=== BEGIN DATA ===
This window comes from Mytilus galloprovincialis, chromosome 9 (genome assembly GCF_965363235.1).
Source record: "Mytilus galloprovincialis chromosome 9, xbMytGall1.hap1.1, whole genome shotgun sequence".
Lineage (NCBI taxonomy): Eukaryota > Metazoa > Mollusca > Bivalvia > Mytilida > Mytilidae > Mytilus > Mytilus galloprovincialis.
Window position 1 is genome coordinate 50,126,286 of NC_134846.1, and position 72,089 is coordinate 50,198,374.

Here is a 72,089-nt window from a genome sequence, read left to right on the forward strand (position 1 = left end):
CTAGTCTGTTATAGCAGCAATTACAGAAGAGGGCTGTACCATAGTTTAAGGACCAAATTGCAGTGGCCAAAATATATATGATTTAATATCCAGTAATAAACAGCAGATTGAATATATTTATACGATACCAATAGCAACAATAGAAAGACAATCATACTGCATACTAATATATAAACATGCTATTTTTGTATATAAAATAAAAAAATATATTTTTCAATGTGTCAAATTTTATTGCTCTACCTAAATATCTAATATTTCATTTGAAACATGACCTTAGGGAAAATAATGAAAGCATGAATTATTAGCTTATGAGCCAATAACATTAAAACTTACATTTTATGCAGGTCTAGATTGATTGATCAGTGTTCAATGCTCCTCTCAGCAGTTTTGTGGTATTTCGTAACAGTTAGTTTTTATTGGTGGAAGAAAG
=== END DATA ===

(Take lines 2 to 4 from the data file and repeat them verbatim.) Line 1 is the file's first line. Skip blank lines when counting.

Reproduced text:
Source record: "Mytilus galloprovincialis chromosome 9, xbMytGall1.hap1.1, whole genome shotgun sequence".
Lineage (NCBI taxonomy): Eukaryota > Metazoa > Mollusca > Bivalvia > Mytilida > Mytilidae > Mytilus > Mytilus galloprovincialis.
Window position 1 is genome coordinate 50,126,286 of NC_134846.1, and position 72,089 is coordinate 50,198,374.